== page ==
Tim Warner/Getty Images

Former major leaguers think Tyler Glasnow was tipping his pitches

11 Comments

Rays starter Tyler Glasnow didn’t have time to get settled in during his ALDS Game 5 start against the Astros, surrendering four straight hits and ultimately four runs in the first inning. The Rays would go on to lose the decisive playoff game 6-1.

Glasnow’s night wasn’t long, as he lasted only 2 2/3 innings, but he was otherwise solid outside of the first six batters. He ended the first inning with back-to-back strikeouts, then worked a 1-2-3 bottom of the second with a strikeout and two weak pop-ups. He got another pop-up and a ground out in the third before manager Kevin Cash removed him in favor of lefty Blake Snell.

On the FS1 broadcast, Joe Girardi and A.J. Pierzynski ruminated that Glasnow may have been tipping his pitches. Some former players were more confident that Glasnow was, in fact, tipping his pitches.

Phillies radio analyst Kevin Frandsen tweeted, “Glasnow never changed in between starts! Tips every pitch!” Frandsen, by the way, said Glasnow was tipping last week as well in Game 1 against the Astros.

Trevor Plouffe, who re-signed with the Phillies on a minor league contract for the 2019 season, responded to Frandsen, “I had his pitches this Spring Training. Every one of em and it only took an inning.”

Preston Wilson wrote, “No doubt in my mind. Glasnow is tipping his pitches.”

Glasnow, 26, only made 12 starts during the regular season due to a flexor strain. Those 12 starts, though, were high quality as he posted a 1.78 ERA with 76 strikeouts and 14 walks across 60 2/3 innings. He certainly had the ability to shut down the Astros on Thursday night.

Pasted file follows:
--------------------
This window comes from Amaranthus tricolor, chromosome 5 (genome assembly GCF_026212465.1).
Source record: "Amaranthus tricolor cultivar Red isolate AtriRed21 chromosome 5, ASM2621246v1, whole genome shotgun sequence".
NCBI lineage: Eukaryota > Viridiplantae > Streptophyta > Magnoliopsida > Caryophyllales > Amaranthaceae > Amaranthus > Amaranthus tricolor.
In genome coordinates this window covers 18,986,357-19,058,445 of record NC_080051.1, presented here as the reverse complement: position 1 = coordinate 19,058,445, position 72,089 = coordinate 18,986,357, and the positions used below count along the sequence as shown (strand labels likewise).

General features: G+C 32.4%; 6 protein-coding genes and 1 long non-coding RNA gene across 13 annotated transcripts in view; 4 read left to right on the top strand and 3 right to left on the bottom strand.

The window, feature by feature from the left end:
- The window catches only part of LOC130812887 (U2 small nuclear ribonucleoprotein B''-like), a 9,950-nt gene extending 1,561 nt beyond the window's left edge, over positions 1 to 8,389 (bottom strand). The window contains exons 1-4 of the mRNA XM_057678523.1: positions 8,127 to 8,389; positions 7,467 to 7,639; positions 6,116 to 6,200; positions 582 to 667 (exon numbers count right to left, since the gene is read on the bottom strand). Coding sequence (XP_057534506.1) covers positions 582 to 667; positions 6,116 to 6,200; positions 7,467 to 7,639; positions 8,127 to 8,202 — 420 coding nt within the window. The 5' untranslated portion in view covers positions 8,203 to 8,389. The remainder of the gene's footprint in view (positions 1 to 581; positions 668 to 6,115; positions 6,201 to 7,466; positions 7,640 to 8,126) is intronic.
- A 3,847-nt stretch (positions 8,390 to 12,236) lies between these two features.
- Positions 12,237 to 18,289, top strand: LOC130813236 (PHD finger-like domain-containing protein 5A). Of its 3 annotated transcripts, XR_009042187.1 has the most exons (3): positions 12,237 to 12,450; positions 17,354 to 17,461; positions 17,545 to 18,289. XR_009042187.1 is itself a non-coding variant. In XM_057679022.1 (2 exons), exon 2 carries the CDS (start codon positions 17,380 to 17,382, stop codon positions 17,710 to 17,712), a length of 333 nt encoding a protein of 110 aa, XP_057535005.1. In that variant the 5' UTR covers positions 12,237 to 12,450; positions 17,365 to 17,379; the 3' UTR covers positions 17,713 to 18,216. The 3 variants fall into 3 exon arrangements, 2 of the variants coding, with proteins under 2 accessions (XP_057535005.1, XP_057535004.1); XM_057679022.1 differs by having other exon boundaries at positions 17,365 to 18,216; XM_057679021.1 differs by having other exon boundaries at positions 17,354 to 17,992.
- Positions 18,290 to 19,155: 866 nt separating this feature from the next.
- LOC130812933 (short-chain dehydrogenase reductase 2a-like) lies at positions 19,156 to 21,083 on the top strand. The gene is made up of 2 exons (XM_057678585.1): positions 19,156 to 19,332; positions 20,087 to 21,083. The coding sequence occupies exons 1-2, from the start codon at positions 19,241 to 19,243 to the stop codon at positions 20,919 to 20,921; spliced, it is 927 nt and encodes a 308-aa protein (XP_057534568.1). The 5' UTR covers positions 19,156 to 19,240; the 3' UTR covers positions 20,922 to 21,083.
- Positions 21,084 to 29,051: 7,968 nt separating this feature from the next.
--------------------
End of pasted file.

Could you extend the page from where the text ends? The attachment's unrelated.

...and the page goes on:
Media types will no doubt ask Glasnow and the Rays’ staff if the right-hander was indeed tipping his pitches, so we should know soon enough.

Update: And there it is.

Scott Boras to pay salaries of released minor league clients

Scott Boras
Michael Reaves/Getty Images
2 Comments

Across the league, scores of minor leaguers have been released in recent days. Already overworked and underpaid, these players are now left without any kind of reliable income during a pandemic, and during a time of civil unrest.

Jon Heyman reports that agent Scott Boras will pay the salaries of his minor league clients who were among those released. It’s a great and much-needed gesture. Boras described the releases as “completely unanticipated.”

Boras, of course, is perhaps the most successful sports agent of all time, so he and his company can afford to do this. That being said, it should be incumbent on the players’ teams — not their agents or their teammates — to take care of them in a time of crisis. Boras is, effectively, subsidizing the billionaire owners’ thriftiness.